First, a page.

Especially in Florida, cooling is a really big deal. We figure whatever we could do to keep energy usage down would really help. We went overboard on the insulation–didn’t cut any corners there. When you thoroughly insulate the building it serves as soundproofing too. It’s really nice when doing the right thing works out on all levels.
So along with the solar, the insulation really cuts down on your energy usage.
In the summer, so much energy is wasted. Everyone’s so used to shutting themselves in and cranking the AC here, it’s so much better when you can go the other route. We also just make it a point to leave everything off and open all the windows. Again, when you do the right thing everything turns out to be great all around. You forget how great it is to feel the breeze blowing through your house–to actually hear the birds and all the little things.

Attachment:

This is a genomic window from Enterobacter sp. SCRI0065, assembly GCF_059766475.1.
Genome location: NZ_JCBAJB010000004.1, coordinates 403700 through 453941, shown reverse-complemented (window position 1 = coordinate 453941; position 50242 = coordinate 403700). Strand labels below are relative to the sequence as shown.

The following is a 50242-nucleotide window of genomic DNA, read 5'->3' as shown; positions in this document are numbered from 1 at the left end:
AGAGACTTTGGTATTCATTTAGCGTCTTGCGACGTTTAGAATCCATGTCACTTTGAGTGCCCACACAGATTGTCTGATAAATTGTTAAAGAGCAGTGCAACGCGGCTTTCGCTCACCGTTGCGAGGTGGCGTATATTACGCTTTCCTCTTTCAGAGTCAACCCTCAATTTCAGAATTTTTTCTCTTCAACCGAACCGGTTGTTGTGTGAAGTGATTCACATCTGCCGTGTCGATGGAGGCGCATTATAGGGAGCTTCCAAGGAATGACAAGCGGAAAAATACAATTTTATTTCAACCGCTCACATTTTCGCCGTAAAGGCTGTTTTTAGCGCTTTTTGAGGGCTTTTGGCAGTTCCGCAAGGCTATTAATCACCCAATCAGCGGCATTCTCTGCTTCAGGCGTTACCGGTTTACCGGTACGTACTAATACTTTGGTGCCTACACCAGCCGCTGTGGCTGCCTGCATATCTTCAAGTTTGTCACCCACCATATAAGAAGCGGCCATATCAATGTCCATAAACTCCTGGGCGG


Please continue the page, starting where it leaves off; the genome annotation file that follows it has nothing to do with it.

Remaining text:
For many people once they start making green living changes, there’s a snowball effect. Has that happened to you?
We do whatever we can do to make it as green as possible. For instance have a massive compost pile for the studio. We have so many people coming and going when we’re recording, so there is often leftover food and produce. It’s a pretty simple thing to do to just build a few compost piles.
Do you have time to garden?
My wife [singer-guitarist Susan Tedeschi] and I are on the road so much that whenever we try to start a garden we come back and it’s been taken over by the swamp! But the compost gets used, and we give a lot to our neighbors.